The “so called” Islamic State

I can’t tell you how entertaining it is to watch most media outlets and government spokespersons try to talk about the “so called” Islamic State.
You may have noticed that many press releases and news articles concerning IS (The Islamic State) always refer to them as the “so called” Islamic State, or ‘the group known as” The Islamic State in Iraq and the Levant, or something along these lines. Odd how i never hear a news article refer to the “group known as Al-Qaeda (The base/foundation in Arabic)” or the “so called Taliban (Students in Pashto)”. Why don’t our rulers and media outlets doubt the truth of the Taliban actually being students or the legitimacy of Al-Qaeda as a foundation for.. something? Ah, Glad you asked.

You see, none of the states in the west, or the world really, ever deny they are states. Often fun names like ‘republics’ or ‘democratic states’ are used, but it’s open knowledge that these are just kinds of states.
What is a state? It’s a complex answer, but i’ll toss out a very simple definition: A state is an organization that commonly claims a monopoly over the administration of governance, adjudication, and most forms of violence within a specified territory, polity, or population. Its claims are backed up, in the end, by the use of violence to achieve and maintain these monopolies. Generally tribute payments or taxes are needed to keep this going in any complex and bureaucratic way.  See my earlier post entitled “Dr. Pierre L. van den Berghe on the state” for a more blunt definition. See the Sociologist Max Weber’s definition for a more standard one.

Do all states that are commonly called states meet this criteria? Not always. Have states always had all these characteristics at the same time? No. But the point is the majority of magistrates that call themselves states today meet these requirements. The USA is a state. Russia is a state. Uruguay is a state. North Korea is a State. Israel is a state.The UK is a state.  And the Islamic State… Is a State.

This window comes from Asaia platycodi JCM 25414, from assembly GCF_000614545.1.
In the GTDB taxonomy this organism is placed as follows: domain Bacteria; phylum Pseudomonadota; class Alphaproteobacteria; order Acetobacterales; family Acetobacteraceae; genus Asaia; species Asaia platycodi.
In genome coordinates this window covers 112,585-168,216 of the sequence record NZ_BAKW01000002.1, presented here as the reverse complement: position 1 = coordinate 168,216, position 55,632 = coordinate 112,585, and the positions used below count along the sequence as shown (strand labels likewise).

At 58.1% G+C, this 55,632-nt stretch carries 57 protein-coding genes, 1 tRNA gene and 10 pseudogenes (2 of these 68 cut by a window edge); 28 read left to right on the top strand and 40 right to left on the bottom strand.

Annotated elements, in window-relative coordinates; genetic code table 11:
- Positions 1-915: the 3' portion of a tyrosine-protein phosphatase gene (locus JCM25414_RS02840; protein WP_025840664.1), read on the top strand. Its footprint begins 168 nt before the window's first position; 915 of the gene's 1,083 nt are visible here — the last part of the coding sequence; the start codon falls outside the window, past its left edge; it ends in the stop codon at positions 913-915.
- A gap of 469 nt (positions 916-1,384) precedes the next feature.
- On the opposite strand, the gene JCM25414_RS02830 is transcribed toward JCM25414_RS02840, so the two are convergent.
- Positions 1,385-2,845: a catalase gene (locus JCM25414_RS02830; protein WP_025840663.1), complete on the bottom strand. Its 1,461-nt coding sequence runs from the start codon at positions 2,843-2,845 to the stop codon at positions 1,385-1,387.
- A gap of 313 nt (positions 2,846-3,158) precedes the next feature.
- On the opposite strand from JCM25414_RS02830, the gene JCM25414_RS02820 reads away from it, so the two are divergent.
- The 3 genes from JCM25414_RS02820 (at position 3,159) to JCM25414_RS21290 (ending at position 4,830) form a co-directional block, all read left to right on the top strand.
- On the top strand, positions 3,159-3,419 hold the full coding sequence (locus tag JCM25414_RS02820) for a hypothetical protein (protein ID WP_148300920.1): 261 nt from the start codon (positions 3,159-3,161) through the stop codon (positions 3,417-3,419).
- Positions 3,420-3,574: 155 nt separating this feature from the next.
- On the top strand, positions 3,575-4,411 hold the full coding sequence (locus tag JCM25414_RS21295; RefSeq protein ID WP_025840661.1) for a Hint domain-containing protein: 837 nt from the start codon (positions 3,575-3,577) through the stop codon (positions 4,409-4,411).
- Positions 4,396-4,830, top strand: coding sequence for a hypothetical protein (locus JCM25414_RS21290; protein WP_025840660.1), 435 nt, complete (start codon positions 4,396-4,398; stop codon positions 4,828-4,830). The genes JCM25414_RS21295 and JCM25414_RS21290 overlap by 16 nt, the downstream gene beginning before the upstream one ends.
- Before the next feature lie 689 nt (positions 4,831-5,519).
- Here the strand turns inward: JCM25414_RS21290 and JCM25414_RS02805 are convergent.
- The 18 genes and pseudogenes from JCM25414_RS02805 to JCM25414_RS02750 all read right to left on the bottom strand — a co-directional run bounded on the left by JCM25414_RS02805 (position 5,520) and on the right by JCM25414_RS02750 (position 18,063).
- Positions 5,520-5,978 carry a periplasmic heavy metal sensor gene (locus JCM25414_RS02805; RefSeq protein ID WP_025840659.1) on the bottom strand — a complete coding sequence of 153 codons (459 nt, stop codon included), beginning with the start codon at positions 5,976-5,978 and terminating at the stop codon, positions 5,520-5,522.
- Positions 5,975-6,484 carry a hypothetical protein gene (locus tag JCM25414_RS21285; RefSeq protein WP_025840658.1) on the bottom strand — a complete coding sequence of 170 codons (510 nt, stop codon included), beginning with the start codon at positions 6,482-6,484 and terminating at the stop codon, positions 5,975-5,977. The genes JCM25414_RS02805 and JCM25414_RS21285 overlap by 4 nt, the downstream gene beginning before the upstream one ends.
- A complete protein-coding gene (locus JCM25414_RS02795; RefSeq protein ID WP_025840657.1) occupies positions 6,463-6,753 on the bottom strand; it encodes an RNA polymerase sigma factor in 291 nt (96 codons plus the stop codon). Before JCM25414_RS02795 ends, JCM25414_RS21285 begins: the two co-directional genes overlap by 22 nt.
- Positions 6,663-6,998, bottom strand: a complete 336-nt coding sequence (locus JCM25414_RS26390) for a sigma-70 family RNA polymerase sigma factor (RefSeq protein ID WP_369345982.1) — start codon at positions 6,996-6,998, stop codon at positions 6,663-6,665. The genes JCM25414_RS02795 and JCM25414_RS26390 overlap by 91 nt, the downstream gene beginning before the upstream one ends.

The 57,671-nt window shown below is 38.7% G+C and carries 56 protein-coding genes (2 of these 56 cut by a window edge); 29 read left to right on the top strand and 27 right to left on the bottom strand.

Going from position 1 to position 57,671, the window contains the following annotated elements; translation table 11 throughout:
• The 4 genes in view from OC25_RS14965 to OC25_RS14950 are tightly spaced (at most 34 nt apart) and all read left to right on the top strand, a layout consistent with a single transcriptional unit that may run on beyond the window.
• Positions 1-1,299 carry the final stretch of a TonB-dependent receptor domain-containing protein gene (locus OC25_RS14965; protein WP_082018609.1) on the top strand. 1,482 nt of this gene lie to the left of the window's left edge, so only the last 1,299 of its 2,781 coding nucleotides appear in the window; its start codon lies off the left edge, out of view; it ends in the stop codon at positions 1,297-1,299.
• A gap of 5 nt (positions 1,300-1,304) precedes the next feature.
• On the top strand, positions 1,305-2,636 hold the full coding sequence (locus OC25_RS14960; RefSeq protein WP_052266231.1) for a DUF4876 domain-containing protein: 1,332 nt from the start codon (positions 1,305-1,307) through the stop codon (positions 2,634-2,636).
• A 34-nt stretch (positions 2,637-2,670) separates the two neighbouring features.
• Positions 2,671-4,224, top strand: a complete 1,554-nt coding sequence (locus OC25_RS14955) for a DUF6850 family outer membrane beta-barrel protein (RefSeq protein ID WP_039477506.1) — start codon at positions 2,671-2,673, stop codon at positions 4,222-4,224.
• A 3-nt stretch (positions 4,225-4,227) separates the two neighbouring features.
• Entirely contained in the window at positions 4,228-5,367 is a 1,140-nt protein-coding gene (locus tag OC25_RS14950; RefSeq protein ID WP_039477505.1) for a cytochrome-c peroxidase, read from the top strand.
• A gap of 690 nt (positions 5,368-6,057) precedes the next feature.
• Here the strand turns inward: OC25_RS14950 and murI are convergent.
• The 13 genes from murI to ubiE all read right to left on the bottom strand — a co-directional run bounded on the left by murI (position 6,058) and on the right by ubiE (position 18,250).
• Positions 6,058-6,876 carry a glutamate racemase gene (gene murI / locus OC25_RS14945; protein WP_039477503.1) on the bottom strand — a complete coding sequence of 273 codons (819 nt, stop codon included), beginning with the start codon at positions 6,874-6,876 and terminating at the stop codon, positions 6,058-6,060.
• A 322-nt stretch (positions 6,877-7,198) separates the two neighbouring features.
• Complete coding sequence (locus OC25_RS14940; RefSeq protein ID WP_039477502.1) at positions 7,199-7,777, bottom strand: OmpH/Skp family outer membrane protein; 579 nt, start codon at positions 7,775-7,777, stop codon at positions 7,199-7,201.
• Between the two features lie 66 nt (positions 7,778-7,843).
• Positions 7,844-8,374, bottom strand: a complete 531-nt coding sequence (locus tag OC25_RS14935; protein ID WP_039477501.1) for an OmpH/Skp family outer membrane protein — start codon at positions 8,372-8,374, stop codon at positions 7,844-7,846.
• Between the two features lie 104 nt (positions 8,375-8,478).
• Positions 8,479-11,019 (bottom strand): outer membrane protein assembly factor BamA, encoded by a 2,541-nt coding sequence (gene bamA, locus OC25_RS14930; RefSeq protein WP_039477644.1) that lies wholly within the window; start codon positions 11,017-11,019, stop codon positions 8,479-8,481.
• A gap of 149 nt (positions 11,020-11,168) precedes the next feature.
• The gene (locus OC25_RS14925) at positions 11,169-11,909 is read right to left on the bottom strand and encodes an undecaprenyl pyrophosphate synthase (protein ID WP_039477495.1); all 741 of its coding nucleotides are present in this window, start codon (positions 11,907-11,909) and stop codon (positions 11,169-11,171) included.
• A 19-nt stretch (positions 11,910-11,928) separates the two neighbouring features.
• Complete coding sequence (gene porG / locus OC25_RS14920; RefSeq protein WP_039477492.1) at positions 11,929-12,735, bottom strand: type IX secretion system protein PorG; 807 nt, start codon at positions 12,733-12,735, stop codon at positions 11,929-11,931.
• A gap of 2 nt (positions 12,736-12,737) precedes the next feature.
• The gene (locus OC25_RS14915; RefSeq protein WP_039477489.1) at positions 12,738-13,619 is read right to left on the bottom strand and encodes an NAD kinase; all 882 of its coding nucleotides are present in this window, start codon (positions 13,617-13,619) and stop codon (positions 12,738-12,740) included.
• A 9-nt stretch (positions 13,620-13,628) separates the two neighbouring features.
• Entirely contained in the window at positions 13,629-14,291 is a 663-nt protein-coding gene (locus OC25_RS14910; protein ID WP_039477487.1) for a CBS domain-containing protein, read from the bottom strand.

IS collects taxes, it redistributes wealth taken in taxes (or in state owned operations like oil fields or plunder), gives out food, and generally attempts to hold a monopoly on the things mentioned above. Why should we not admit it is a state? Ah, glad you asked.

The problem is, if we see all the awful things IS does as the behavior of a state, and at the same time recognizing that it has this power only through conquest, murder, and occupation we might more clearly see that our own ruling states operate in generally the same way. No state has ever come into existence because everyone signed some contract saying they wanted to be ruled by a minority of their ‘peers’. No social contract exists. No state comes into existence without conquest, violence, and permanent occupation. Just look at the creation of the modern state of Iraq. Hell, how did the U.S. come into existence?

No, The Islamic State may have scarier rhetoric and a more spectacular genesis than most recent states, but make no mistake, it’s a state. The question now is can it develop the mythology necessary for its subjugated populace to more or less accept it as credible, and can it create the most important hallmark of the modern state: a working bureaucracy.


“The Islamic State of Iraq and Syria has probably undergone the quickest transformation to statehood in modern history,” wrote Raed Omari, a Jordanian journalist, in an essay for the Saudi-owned Al Arabiya network. “In less than two months, it has gone from a militia to a self-proclaimed caliphate.”
The distinction between a terrorist group and a state seems like it should be obvious, but it’s not. As the sociologist Charles Tilly pointed out, “banditry, piracy, gangland rivalry, policing, and war making all belong on the same continuum.” Usually, bandits remain bandits and never manage to acquire the monopoly on force that defines a state.
But some groups do manage the transition, developing essential state institutions – like a tax system.”
The wiki on the history of ‘iraq’:

A quick wiki on Max Weber’s definition of the State: